In SEC-OGC Opinion No.21-03, the Securities and Exchange Commission confirmed that issuance of Deed of Trust and Assignment to a nominee stockholder is sufficient to enable the said stockholder to be elected as a nominee member of the board for purposes of complying with the statutory minimum number of stockholder /directors.
As a brief background of the situation, Symex Philippines, Inc. (“Symex”), is a wholly-owned subsidiary of Symex Asia Pacific, Ltd of Singapore. Symex has five (5) nominee stockholders who are also members of its Board of Directors. However, one of the nominee stockholder/director is no longer connected to Symex. Thus, it is contemplating the execution of a Deed of Trust and Assignment instead of a Deed of Sale to comply with the statutory minimum number of stockholders and directors.
In resolving this issue, the SEC opined as follows:
“A perusal of the facts presented in your letter, indicates that the contemplated transfer of share/s to the new nominee shareholder is for the purpose of qualifying the said nominee shareholder to be a member of the board, and to complete the number of directors composing the same.
In this regard, the Comission has held in previous opinions that:
“For purposes of complying with the statutory minimum number of stockholders/directors, the owner may transfer one (1) qualifying share to each nominee stockholder for purposes of qualifying them to become members of the board, without giving them beneficial ownership of the shares. Said transfer would be more of a “trust” and not transfer of “ownership”, hence, the beneficial interest in such shares will remain with the assignor while the assignee will only hold legal title to the stock.
”In such cases, the transferee should be described in the Deed of Assignment, corporate books and certificate of stock merely as qualifying shareholder or nominee of the transferor. The fact that the stock standing in the corporate books is in the name of the person only as a qualifying stockholder or that the holder of the stock certificate is described merely as nominee serves as notice to the corporation and third parties that the holder thereof does not hold the share in his own right, but holds it only as a nominee for the benefit of the real owner.”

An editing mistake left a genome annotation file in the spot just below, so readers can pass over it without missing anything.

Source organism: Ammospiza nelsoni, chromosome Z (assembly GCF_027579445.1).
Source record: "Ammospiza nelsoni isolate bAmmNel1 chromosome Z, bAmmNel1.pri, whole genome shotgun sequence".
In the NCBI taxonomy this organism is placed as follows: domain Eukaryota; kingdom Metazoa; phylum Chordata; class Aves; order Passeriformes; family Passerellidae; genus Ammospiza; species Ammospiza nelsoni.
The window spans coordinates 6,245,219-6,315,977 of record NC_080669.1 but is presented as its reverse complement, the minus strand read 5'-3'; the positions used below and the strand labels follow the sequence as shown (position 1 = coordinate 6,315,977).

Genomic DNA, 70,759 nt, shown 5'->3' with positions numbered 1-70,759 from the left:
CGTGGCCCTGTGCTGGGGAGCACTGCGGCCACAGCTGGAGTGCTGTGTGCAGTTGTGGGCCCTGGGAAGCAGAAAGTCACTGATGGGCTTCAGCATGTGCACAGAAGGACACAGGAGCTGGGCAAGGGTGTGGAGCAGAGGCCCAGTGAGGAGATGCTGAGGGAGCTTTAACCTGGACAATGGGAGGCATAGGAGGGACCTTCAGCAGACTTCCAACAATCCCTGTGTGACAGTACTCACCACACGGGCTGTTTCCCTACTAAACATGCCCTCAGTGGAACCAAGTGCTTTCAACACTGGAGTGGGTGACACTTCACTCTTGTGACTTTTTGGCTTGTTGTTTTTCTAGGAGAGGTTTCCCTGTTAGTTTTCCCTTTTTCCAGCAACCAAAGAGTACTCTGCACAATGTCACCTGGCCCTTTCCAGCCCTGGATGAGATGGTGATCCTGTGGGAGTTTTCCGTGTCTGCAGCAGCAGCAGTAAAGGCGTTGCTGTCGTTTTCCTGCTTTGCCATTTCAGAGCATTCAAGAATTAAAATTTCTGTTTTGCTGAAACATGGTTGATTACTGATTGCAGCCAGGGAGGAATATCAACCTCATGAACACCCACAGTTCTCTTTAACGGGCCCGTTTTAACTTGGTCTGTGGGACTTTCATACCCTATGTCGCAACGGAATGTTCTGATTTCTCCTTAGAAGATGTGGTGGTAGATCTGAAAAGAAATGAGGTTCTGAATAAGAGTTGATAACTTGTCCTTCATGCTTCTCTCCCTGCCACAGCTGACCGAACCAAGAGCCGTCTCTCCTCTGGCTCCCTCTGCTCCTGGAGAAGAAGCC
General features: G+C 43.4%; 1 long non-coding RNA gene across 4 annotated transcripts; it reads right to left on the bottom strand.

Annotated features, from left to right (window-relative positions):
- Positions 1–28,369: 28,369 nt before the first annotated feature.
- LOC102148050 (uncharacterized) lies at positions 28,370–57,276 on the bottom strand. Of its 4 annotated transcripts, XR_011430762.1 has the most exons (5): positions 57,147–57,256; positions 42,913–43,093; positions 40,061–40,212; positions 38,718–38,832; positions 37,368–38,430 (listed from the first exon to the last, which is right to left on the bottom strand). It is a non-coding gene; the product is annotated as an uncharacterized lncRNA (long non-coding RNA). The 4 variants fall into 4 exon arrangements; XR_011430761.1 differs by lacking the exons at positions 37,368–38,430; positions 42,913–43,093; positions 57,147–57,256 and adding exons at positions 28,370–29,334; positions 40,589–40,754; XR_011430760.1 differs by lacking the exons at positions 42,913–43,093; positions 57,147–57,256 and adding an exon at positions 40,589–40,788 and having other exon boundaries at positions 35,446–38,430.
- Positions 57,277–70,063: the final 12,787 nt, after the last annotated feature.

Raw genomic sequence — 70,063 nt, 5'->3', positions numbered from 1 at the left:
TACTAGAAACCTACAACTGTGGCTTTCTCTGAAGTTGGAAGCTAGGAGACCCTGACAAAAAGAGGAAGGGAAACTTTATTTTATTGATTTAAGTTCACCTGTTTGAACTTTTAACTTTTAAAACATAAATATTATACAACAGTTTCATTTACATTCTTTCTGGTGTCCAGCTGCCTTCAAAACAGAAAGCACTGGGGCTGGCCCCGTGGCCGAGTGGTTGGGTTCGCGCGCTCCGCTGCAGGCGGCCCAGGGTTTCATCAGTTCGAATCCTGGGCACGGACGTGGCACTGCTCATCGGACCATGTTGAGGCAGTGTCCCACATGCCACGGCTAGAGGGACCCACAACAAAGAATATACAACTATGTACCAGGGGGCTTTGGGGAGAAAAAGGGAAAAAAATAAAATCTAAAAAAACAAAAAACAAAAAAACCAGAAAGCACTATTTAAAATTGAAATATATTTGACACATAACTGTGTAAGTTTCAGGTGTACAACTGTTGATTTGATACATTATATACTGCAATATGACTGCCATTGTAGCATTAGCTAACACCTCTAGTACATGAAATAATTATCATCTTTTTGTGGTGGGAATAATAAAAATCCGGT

The Commission further opined that under Section 25 of the Revised Corporation Code (RCC), it is required that “within thirty (30) days after the election of directors, trustees and officers, the secretary, or any other officer of the corporation, shall submit to the Commission, the names, nationalities, shareholdings, and residence address of the directors, trustees, and officers elected.”
Based on the foregoing, a Deed of Trust and Assignment is a valid instrument that will allow a nominee stockholder to be elected as a member of the board to comply with the statutory requirement. This fact should be reported in the corporate books and requires the submission of a General Information Sheet to the Commission in order for the said office to be apprised of the relevant change/s in the composition of the board or the election of officers.
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